Littleton Creamery was born in 1900

Littleton Creamery Died in May 2008

 

The "Littleton Creamery" building was a dwelling house before it  was converted to a creamery.

The earliest known occupant was a man named Walshe who died in the house. The next occupant, before it was converted to a creamery was a one  Mr.Revington. He had left the house for some time before the conversion

The history of littleton Branch (established in 1900 ) has always been closely

Linked with that of Centenary.


 

Tipperary was a hot-bed of activity during the war of Independence ( 1919-1922 ) If the Tipperary Brigade created it’s own niche in the history of the period, it has got to be remembered that the price paid in reprisals by the Black and Tans were very high. Branches of Centenary Co-op in Littleton and Loughmore went up in flames while a number of other creameries suffered the same fate.

In August 1921 District Inspector Wilson was shot dead in Templemore’s main street within a few yards of the police barracks. It brought a swift and ruthless response.

The Town Hall was burned down and the town itself almost wrecked. As bullets swept

the streets civilians fled to places of safety.The creameries in Loughmore, Cashleiney, Killea and Templetuohy were said to have also been destroyed.

When the I.R.A. captured the arms from the RIC Barracks in Littleton, the creamery there was destroyed as a reprisal. It was a day and night of terror for the villagers. Ned Gorman had a little shop and he was accustomed to going up to the creamery to collect cheese to sell across the counter. He took his courage—and his life—in his hands as he ran

the gauntlet on this occasion.

“Who goes there?” shouted one of the military. “O’Gorman “ came the response.

“ If you come again you’ll be Gorman no more”

The Black and Tans recognised that the local creameries were an easy target to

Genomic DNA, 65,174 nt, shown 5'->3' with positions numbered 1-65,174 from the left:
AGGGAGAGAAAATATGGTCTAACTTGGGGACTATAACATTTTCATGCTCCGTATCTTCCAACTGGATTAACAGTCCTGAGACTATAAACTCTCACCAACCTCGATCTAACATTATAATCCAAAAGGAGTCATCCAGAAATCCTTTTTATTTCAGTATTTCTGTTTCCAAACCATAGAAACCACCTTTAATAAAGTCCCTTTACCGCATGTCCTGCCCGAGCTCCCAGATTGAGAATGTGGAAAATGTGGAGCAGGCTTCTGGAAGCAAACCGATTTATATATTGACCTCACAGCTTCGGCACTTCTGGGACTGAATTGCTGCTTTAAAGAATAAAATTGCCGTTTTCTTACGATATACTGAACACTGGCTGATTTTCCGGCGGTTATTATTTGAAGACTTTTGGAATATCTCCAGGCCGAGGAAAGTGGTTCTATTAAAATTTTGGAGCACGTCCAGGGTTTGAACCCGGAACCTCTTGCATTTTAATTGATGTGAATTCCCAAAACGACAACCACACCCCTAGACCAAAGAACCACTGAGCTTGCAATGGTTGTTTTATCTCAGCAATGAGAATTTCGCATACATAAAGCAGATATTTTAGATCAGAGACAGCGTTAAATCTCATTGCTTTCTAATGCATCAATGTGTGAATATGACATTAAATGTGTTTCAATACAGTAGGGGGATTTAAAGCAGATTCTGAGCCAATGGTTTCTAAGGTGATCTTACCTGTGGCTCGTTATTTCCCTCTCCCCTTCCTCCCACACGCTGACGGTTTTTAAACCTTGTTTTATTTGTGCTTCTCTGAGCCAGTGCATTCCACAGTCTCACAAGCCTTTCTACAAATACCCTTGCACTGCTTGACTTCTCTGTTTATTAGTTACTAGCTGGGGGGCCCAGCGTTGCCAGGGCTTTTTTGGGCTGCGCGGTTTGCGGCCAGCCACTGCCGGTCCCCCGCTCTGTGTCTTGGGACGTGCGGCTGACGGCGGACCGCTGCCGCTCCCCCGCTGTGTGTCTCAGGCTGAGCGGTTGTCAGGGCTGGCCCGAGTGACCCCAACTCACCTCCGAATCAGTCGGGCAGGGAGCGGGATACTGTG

Get their message across. It has been estimated that nation-wide over sixty co-operative societies ( mostly creameries ) were partially or totally destroyed.


 

The late Philip English was manager of the Littleton branch for close on fifty years.

His wife Eileen taught in Littleton school for almost 40 years.

She taught me when I started in 1947. Jim Leahy was manager in Littleton for 17 years.

Littleton Creamery was destroyed as a reprisal during the War of Independence in October 31st 1920. The workers there at the time got 4 weeks wages.

 

In 1920 Miss H. Ryan was employed as  cheese maker  along with two apprentices , Miss Brien, Ballydavid and Miss Moloney  Graigue.

By may 1921 the creamery was again able to receive suppliers. The cost to repair the creamery after the burning was Ł2,315.0.0.


 

The evening before the creamery opened, three men met in the local pub. (Maher Bready's)

They were D Delaney, William Dwyer and John Maher (Big Jack).

Each one bet that he would be the first to take milk to Littleton Creamery.

John didn't go to bed at all that night. He milked the cows at 4am

and was the first in the creamery at 5am.

 

No 1.on the books. John Maher ,  ( Now Mooney's)

Parkstown ,  Horse & Jockey

Delaney No 5

Skehan No.85


 

Creamery Book from 1983

Billy Skehan

 

 

 


 

 

 

 

 

 

In 1971 there was a special presentation to D. Bannon Littleton who had

worked for nearly 50 years in the littleton branch,

as did his father before him.


 

 

 

The Creamery in good health

 

 

 

 

 

 

 

 

The retired creamery

with news of its death in the air.

 

 

 

 

 

The beginning of the end

 

 

 

 

 

 

G O I N G

 

 

 

 

 

 

 

 

going

 

 

 

 

 

 

 

 

Going

 

 

 

 

 

 

 

Going

 

 

 

 

Going


G  O  N  E

A sad day for Littleton, but things must move on.

 


Jimmy Power, Tom Bourke and Willie Kearney

watching the demolotion


H O M E